Gavin Hastings’ glittering international career came to an end at the 1995 World Cup when Scotland were beaten by the All Blacks in the quarter-finals in Pretoria.
The Loftus Versfeld match was the last of his 68 Tests, retiring as a legend of the international game.
Though disappointed to have missed out on a chance to play England in the semi-finals, it gave Hastings a chance to explore the country that hosted the tournament.
“I was lucky enough to have stayed on with my wife after we had been beaten in those quarter-finals,” says Hastings. “I was down in Durban and Cape town – it was great.
“I really enjoyed going around the country and seeing the people. The people are mad keen about rugby, and are lovely hosts and delighted to have people from overseas.
“South Africans are just massively besotted and passionate about rugby, there is no question about it, they absolutely love the game.”
It’s for that reason that Hastings is looking forward to the British and Irish Lions tour to South Africa in 2021, with the fixtures announced earlier this month.
The Boks’ impressive return in World Cups – they have won three of the seven tournaments they have attended – makes them a mouth-watering prospect for Warren Gatland’s tourists.
“Three titles in 24 years is a pretty remarkable record,” added Hastings.
“And also, the Lions are now going on their third successive tour to South Africa to play the world champions.
“That in itself is amazing and just adds to the Lions; the history and the uniqueness, the esteem in which it’s held. It can’t help but be an amazing Test series… the best British and Irish players against the world champions. It promises to be an amazing clash!
“To go to all these iconic stadiums in South Africa will be fantastic and will be a great showcase for rugby, as I think the Test series between New Zealand and the Lions was.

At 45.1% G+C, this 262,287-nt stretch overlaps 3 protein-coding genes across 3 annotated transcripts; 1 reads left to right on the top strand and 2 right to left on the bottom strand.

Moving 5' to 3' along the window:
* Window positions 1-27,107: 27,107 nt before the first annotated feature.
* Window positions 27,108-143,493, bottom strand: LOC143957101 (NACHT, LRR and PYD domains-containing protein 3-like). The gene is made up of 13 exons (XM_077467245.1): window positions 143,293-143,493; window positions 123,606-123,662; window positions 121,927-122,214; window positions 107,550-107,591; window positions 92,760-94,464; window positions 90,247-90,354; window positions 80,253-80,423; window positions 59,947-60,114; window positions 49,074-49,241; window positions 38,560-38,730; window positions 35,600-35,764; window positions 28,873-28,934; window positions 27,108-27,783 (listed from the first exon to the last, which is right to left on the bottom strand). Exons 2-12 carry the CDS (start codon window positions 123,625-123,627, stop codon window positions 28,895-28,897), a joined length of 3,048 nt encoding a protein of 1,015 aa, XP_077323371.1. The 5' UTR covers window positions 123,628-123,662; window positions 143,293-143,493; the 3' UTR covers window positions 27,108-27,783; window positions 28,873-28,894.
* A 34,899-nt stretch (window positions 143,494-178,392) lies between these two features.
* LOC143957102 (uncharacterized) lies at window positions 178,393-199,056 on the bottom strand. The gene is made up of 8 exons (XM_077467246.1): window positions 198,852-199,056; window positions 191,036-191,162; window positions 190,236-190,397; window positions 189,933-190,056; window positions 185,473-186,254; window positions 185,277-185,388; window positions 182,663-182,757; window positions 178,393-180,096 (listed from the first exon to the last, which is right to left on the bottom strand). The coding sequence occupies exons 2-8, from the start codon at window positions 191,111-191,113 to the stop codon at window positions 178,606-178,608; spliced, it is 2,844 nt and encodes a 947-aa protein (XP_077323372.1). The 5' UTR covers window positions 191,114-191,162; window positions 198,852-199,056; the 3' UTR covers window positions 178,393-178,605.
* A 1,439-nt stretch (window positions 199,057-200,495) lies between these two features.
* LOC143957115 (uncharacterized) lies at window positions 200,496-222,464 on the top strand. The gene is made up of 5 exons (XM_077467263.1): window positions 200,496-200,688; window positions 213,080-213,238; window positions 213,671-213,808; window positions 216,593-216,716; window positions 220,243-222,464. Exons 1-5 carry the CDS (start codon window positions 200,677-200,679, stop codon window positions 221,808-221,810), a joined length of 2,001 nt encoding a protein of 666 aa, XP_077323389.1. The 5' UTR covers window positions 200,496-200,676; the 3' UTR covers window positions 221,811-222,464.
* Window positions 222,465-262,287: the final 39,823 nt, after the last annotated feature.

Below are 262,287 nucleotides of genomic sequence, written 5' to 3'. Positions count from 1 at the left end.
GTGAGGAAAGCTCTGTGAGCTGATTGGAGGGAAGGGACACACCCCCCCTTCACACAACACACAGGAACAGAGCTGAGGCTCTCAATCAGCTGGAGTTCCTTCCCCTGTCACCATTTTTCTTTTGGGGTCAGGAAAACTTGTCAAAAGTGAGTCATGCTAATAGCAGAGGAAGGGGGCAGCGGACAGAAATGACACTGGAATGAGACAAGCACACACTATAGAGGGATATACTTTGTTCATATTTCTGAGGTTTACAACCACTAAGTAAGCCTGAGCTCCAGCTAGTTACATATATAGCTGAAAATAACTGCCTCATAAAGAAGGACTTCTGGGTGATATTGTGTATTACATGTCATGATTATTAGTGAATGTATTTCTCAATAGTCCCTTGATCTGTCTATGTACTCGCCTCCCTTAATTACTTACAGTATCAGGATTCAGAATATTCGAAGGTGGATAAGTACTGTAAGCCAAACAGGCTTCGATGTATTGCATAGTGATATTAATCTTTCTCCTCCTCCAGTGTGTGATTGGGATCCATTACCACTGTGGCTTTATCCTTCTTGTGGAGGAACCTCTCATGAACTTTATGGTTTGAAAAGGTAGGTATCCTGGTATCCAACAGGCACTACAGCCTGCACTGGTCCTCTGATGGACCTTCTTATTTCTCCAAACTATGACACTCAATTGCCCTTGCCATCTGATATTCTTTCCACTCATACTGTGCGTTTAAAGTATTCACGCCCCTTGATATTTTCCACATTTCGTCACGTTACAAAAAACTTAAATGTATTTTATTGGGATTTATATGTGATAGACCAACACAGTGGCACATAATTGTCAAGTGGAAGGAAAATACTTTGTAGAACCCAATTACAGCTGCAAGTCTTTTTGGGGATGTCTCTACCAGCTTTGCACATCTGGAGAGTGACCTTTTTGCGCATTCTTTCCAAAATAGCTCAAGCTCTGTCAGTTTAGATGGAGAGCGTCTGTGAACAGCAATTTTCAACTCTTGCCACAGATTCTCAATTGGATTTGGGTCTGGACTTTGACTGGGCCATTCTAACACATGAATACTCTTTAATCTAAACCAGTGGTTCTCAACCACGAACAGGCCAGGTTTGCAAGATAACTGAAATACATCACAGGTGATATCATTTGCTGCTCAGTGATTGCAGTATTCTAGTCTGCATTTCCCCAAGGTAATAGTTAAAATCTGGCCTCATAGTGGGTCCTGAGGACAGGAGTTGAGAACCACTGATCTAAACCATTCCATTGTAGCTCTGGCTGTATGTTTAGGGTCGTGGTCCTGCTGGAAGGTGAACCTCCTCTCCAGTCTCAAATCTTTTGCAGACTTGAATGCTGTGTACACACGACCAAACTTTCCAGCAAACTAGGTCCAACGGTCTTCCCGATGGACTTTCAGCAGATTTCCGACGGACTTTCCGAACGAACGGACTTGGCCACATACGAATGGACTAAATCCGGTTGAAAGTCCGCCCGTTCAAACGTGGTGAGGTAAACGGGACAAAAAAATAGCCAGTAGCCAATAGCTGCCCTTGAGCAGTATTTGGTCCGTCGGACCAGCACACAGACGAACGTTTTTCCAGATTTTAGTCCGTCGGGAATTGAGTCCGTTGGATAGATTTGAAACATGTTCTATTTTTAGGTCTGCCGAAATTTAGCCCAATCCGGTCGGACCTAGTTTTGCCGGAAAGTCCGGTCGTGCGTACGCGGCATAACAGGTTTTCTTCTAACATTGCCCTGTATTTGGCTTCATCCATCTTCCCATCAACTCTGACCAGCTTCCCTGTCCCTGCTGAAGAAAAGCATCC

“It was like having three World Cup finals in a row. That’s what the Lions is for me and that’s what you want.”
Hastings, the Lions’ all-time points scorer and the full-back for the winning tour of Australia in 1989, says taking part in a Lions Test series as a British and Irish player is the ultimate achievement.
“The only thing that matches playing in a Lions Test is probably playing in a World Cup final. It’s a one-off and you somehow have to get it right on the day.
“There is a huge step up in anticipation and expectation because there’s a big prize for the winners at the end of it all.
“You have this responsibility due to the fact that there’s such history and tradition around the Lions. That’s what, for me, makes it.
“That’s the closest that we ever experience probably what it’s like to play for New Zealand or the Springboks just in terms of the absolute passion that the supporters have for their team.”
Hastings says it’s that passion from the visiting fans – that sea of red – that makes a Lions tour.
“It’s a very iconic jersey that the Lions play in,” said Hastings. “That bright red colour is a very strong colour. There’s never a clash between the great Lions strip and those of Australia, New Zealand and South Africa.
“All the Lions supporters wear the kit; the supporters absolutely buy into it, they really look forward to going on a tour and cheering on this one team that the players all want to play for.
“You have that as Lions because there’s no second team. Nobody has a second team that they’re supporting on a Lions tour, it’s just blind faith and blind support and it’s an absolute given that you’re supporting that team.”